To declare a young man in Gulu, the centre of war in northern Uganda for over two decades, “brave” for using a wheelbarrow, is what we call in local vernacular, “okujooga”.
I blame our being kujooga’d for so long by so many people on our stupidity in not adopting simple technology for developmental use, in spite of our education and the availability of the basics we need to fashion our own wheelbarrows and make use of them to ease work.
Wheelbarrow in Uganda

how do you like your eggs – stupid or AGOA?


ON Monday morning most of the urban elite that crowd my visual space started their week off with the usual excitability around our national politics, while griping in passing about the rise in fuel prices and the strength of the United States dollar.
I picked up my copy of The New Vision with my mind on a story that I read a couple of weeks ago about a poultry incubator in Iganga that was lying idle and unused for inane reasons presented by adults of severely diminished intellect.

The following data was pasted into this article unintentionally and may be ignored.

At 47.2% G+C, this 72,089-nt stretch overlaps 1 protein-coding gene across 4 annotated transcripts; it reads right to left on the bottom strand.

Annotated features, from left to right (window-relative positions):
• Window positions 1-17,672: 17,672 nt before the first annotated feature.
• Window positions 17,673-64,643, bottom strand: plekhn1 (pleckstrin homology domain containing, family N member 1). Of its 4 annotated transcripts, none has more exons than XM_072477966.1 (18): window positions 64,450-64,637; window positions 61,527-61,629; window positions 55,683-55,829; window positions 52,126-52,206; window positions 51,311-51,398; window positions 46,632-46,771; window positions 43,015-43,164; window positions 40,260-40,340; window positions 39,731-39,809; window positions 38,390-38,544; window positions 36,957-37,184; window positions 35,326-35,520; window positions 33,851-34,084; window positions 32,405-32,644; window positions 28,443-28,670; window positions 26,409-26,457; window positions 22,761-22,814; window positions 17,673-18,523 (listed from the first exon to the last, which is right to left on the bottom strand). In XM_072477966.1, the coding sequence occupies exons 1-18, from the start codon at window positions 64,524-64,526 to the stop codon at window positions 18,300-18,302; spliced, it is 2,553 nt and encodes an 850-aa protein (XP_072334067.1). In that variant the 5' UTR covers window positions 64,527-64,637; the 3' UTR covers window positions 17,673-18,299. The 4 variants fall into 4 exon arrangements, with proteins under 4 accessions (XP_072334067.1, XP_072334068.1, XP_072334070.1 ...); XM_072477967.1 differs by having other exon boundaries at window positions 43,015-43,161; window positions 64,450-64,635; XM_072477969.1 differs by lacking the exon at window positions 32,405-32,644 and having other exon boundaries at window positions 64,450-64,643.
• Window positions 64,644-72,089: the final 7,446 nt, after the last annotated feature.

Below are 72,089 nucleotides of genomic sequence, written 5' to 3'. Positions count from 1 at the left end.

I gauged their intellect from the comments reported in that story – a cutout of which I have kept with me.
One farmer, for instance, said, “There is nothing we can do apart from abandoning it for now.” because the incubator, he said, could only work if it had 500 trays of eggs but “most birds that had been kept in the 23 chicken houses for purposes of supplying the hatchery, died…”
The “multi-million shilling” incubator was donated to the farmers in Iganga three years ago and has NEVER been used.
I went to google for the real cost of an Egg Incubator and found that a

Big Incubator
A Big Incubator – downloaded from some site Google sent me to

48-Egg incubator (forget that idea of 500 trays) costs between US$40-70!